ZooPark has evolved over four generations, having started as simple malware that could "only" steal device account details and address book contacts. The last generation, however, can monitor and exfiltrate keylogs, clipboard data, browser data including searching history, photos and video from the memory card, call records and audio, and data from secure apps like Telegram. It can also capture photos, video, audio and screenshots on its own, without the subject knowing. To get the data out, it can silently make calls, send texts and execute shell commands.
Kaspersky -- a company with its own spotty security history that has been banned by the US government -- said that it has seen less than 100 targets in the wild. "This and other clues indicates that the targets are specifically selected," Kasperky Lab's Alexey Firsh told ZDNet. It also implies that the campaign is backed by a nation state, though the security firm didn't say which.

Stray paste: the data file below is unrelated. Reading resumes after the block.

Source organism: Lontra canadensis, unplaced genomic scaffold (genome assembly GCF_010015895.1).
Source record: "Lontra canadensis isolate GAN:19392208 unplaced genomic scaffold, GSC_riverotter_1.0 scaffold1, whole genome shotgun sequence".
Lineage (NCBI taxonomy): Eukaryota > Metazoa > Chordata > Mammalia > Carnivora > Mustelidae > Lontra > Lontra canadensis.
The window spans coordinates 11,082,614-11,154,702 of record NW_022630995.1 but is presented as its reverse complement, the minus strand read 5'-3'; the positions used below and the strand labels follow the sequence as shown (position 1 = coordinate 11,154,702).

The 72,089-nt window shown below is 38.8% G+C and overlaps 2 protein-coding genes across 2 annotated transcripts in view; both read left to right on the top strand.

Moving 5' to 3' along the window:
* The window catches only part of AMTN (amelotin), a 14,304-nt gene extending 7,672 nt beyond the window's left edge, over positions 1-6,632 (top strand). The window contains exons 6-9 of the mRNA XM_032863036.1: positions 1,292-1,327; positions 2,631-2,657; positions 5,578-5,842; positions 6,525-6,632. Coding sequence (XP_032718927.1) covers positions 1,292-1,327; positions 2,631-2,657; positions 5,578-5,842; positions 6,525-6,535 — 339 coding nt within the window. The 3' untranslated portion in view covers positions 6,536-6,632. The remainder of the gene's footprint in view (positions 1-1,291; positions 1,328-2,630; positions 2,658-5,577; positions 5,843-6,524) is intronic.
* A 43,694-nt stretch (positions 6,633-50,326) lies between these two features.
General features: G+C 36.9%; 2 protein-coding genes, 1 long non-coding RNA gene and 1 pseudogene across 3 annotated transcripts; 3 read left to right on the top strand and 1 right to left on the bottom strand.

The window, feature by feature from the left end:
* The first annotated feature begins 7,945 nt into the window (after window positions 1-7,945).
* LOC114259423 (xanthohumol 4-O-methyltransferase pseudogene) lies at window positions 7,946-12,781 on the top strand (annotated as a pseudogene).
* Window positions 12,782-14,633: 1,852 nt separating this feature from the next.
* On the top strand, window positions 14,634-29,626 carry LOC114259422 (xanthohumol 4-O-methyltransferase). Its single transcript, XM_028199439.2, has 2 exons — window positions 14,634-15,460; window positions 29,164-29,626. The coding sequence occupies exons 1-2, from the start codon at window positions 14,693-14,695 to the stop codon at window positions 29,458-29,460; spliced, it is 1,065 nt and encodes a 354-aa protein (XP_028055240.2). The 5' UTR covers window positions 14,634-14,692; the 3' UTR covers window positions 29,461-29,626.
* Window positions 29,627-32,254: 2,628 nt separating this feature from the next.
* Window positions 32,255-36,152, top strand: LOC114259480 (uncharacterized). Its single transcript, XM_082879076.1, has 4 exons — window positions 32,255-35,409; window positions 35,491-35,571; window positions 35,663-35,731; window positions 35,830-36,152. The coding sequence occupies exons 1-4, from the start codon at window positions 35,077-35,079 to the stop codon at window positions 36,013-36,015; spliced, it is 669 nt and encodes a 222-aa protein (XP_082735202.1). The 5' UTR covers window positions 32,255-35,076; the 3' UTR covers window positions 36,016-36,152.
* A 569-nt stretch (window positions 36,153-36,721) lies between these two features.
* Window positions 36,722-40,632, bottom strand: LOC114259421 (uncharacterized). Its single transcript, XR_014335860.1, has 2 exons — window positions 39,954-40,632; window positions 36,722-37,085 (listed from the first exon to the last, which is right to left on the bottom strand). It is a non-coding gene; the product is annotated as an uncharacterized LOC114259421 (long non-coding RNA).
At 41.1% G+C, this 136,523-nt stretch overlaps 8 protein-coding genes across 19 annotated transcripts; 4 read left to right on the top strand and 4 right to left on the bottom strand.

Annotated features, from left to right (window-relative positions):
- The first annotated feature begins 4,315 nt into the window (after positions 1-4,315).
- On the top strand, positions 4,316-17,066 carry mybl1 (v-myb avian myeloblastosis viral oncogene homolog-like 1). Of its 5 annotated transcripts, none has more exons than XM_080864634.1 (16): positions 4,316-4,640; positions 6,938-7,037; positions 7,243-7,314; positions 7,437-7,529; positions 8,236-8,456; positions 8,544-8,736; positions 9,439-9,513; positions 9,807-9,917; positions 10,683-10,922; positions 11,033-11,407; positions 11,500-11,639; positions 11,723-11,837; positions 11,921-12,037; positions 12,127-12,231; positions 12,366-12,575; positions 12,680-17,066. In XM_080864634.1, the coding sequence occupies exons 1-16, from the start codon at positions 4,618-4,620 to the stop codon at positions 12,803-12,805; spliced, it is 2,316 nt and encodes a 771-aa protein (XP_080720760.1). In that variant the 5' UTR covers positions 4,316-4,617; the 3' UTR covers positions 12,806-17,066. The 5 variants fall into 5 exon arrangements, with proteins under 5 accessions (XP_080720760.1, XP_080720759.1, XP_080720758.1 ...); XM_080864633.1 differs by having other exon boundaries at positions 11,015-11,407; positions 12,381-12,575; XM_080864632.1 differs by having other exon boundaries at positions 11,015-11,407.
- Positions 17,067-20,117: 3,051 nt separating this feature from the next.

At the same time, Kaspersky suggested that the malware might not have been built in-house. "The latest version may have been bought from vendors of surveillance tools," it wrote. "That wouldn't be surprising, as the market for those espionage tools is growing, becoming popular among governments, with several known cases in the Middle East."
As is now known, a lot of those tools came from the US government itself. A group called Shadow Brokers famously stole exploits from the NSA -- some of the zero day, unpatched variety -- and eventually released them to the public. In other words, a hacking group was able to obtain malware from what should be the most secure agency in the world. That's one of the reasons that security experts and companies like Apple don't trust the US government with device backdoors.